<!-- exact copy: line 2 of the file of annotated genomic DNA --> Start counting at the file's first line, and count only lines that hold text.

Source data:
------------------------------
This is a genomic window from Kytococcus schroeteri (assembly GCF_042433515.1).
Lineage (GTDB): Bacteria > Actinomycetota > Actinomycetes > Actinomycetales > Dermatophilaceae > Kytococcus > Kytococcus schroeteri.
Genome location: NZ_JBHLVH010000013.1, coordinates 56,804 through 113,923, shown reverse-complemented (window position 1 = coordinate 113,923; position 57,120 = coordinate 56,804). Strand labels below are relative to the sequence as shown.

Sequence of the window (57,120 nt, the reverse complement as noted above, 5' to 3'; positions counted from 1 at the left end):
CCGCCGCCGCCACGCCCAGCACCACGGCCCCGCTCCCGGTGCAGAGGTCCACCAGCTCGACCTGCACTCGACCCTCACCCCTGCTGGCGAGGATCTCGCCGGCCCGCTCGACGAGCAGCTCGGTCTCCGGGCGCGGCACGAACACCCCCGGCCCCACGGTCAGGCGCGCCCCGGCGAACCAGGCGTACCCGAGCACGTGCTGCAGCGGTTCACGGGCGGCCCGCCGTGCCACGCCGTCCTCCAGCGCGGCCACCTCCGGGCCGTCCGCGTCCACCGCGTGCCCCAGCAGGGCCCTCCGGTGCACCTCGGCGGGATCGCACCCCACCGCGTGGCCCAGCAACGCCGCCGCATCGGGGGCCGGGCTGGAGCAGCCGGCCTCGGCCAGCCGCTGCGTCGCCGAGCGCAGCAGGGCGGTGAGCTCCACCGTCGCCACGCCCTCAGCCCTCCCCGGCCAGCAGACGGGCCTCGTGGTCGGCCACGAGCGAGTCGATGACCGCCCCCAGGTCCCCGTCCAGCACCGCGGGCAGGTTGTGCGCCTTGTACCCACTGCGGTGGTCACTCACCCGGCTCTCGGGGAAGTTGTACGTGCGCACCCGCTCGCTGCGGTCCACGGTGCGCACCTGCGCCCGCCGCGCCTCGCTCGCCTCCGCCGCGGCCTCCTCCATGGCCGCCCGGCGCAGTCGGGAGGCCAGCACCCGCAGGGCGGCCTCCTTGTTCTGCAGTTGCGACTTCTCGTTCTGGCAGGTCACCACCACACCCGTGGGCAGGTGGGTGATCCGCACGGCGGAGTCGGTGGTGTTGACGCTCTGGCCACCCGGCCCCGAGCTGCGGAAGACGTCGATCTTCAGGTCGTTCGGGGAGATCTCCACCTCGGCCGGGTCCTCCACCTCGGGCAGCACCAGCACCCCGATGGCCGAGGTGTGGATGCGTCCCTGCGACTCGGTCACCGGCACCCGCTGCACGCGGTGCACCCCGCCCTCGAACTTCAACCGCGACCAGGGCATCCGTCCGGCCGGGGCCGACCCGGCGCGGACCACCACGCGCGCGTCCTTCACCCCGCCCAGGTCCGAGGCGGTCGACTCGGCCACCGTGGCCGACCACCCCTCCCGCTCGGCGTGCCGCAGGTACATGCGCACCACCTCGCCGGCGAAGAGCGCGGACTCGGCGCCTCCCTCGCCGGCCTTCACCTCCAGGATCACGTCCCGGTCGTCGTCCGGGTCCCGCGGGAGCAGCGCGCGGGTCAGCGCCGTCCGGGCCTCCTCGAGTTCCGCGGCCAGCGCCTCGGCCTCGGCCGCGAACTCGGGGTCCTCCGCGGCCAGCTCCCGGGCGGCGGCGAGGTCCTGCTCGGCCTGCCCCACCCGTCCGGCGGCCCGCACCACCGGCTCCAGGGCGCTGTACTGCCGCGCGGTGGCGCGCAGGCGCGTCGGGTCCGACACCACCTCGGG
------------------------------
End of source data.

Lineage (GTDB): Bacteria > Actinomycetota > Actinomycetes > Actinomycetales > Dermatophilaceae > Kytococcus > Kytococcus schroeteri.